When negotiating the price of a car, it is important to start from a position of power. That means knowing the tricks of the trade and being prepared to use them.
The first trick to know when preparing for car price negotiations is to know the starting price of the car. Initially, this means doing some research in the manufacturer’s suggested retail price of the car.
It is also important for car price negotiations to know what the car is selling for in your region. For example, several years ago, when the Toyota Prius was new to the American market, the suggested retail price of the car had nothing to do with its actual selling price.
Because the car was in high demand and low supply, dealers were able to negotiate prices much higher than the standard asking price. The smart car price negotiator will be aware of these trends and either accepts that added cost of the car or opt for a car in lower demand.
The second trick to know is that you should also have the invoice price of the car in hand when begging your car price negotiations. A smart negotiator will know that the invoice price is not what the dealer paid for it; invoices reflect the price the dealer would have paid if not for incentives, rebates and factory deals for the dealership.
This is important to know in car price negotiations because some novice negotiators will fall for the ruse that they are getting a good deal since it is close to the invoice price. Remember, the invoice price is not what he paid for it and getting him to sell you the car below invoice does not mean you are driving the dealership into bankruptcy.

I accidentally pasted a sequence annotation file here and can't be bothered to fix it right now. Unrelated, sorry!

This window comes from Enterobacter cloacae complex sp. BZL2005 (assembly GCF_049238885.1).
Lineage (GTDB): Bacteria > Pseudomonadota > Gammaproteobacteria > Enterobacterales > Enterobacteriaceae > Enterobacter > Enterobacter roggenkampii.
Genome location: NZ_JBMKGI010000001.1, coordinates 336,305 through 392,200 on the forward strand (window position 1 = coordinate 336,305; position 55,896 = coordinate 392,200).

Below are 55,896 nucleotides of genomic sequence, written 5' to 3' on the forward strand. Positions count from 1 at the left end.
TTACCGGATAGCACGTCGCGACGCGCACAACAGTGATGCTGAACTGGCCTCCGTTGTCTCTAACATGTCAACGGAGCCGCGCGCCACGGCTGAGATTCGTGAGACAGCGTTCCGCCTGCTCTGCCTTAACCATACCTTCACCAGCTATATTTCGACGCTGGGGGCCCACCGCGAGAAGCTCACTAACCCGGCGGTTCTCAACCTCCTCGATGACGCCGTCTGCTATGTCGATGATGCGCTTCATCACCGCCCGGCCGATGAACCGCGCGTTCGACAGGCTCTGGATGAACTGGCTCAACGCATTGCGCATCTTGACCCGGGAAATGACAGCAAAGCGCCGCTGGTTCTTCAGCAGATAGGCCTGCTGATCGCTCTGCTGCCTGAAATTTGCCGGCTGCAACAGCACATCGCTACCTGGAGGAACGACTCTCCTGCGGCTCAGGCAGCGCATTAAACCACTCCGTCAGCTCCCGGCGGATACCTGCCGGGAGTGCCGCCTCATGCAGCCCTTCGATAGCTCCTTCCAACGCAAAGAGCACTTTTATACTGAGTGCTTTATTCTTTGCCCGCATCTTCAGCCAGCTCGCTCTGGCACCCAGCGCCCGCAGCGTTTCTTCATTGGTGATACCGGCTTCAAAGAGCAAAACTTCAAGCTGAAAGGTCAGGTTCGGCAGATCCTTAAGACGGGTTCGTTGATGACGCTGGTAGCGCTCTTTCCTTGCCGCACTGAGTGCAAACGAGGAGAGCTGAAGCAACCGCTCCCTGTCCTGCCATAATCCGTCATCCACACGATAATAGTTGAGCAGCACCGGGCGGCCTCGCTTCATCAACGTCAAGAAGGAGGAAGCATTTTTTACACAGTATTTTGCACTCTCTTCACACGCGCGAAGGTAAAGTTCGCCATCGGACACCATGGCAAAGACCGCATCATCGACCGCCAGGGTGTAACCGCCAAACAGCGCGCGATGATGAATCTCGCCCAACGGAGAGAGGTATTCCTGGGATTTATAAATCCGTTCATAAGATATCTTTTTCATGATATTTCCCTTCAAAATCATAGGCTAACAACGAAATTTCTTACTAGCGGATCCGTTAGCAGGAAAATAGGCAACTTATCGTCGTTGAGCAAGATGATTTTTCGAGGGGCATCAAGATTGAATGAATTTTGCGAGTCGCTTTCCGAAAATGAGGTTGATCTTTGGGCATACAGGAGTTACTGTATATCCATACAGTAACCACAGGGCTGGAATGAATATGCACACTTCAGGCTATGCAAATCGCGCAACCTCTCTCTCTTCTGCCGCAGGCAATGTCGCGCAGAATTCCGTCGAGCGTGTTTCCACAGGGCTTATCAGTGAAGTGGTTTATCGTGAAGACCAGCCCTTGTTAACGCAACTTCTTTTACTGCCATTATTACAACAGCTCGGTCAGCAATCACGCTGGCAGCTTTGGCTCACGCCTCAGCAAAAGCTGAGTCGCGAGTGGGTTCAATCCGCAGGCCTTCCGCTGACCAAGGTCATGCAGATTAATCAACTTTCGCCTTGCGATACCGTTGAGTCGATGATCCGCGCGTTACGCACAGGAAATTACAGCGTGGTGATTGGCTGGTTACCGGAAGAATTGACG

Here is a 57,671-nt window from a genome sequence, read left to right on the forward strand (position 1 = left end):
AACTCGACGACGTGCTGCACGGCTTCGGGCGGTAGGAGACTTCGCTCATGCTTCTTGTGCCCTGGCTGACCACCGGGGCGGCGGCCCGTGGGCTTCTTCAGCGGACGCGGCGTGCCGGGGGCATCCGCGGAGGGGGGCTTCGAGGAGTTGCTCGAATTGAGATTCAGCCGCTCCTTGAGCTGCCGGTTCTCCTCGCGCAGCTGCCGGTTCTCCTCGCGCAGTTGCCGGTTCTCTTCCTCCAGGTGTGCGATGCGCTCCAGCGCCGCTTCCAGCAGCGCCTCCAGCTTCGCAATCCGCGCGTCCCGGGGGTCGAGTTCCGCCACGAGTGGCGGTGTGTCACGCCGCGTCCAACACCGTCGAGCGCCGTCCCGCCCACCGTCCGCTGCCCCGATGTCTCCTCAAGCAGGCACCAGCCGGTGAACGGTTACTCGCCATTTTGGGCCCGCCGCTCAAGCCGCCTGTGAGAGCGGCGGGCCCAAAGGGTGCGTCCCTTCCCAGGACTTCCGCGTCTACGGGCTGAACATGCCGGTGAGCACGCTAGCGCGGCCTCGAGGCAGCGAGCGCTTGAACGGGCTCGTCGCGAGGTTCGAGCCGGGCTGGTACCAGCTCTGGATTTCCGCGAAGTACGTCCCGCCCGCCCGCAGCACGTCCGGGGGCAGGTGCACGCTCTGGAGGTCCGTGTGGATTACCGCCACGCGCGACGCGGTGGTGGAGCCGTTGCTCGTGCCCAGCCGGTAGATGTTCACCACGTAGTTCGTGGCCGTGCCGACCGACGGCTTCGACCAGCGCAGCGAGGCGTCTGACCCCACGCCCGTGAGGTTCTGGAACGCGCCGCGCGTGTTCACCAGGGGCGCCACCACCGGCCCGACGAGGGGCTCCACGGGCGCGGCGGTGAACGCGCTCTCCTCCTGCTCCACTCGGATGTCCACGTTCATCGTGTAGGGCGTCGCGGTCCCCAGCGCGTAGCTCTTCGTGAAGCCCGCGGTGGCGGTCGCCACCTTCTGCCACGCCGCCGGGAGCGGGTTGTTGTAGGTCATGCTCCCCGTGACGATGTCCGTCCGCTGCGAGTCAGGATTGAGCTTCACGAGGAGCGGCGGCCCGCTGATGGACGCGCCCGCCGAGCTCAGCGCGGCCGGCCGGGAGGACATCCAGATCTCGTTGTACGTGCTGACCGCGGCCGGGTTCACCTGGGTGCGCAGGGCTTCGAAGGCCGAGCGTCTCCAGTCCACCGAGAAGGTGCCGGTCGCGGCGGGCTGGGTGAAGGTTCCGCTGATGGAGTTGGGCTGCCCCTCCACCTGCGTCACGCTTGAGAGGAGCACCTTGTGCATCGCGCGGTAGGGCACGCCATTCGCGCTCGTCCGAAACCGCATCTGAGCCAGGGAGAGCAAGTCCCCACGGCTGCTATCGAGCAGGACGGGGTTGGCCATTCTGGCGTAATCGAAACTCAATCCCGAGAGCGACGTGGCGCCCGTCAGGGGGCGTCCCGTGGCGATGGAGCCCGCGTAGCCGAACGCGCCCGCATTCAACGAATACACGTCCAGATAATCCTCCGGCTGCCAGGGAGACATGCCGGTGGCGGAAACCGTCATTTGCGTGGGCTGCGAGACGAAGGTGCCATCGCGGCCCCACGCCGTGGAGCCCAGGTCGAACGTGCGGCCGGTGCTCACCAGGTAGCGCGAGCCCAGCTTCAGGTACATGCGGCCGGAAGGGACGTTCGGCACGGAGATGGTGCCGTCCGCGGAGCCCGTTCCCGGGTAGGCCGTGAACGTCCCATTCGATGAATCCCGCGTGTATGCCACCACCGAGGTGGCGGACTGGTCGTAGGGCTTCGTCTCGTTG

The third trick smart car price negotiators need to know is that they should begin negotiations based on the theory that they will pay cash for the car and that there will be no trade-in. In an era of revolving credit, most car price negotiators do not understand that the trade-in allowance is often figured in by less scrupulous dealers and the base price of the new car is increased.
In addition, car price negotiators must be aware that some car dealers will also hide increased car prices in the financing. To avoid this, negotiators must be willing to discuss car prices as though financing is not necessary.
The person negotiating the price of the car must also be able to talk the jargon and be familiar with standard options packages. For example, a dealership might try to charge individual option costs for upgrades including automatic transmission and air conditioning and power windows even though all three are typically packaged together and sold to him at a discounted rate.
The negotiator should also clarify whether the price he is discussing with the car dealer includes all taxes and fees associated with the closing of the purchase of the car. Many first time new car buyers are surprised by the fees that are added on the car cost after the price has been discussed. Such fees usually not included in the car price negotiations include state sales taxes, license transfer fees, and freight costs.
Finally, a car price negotiator must understand the fine art of negotiation and the reality of how little negotiation actually takes place. He must be willing to discuss getting adding option without price increases and must also be willing to put his foot down when the salesman tries to increase the cost and value of the car by adding no options that the new owner neither wants or needs.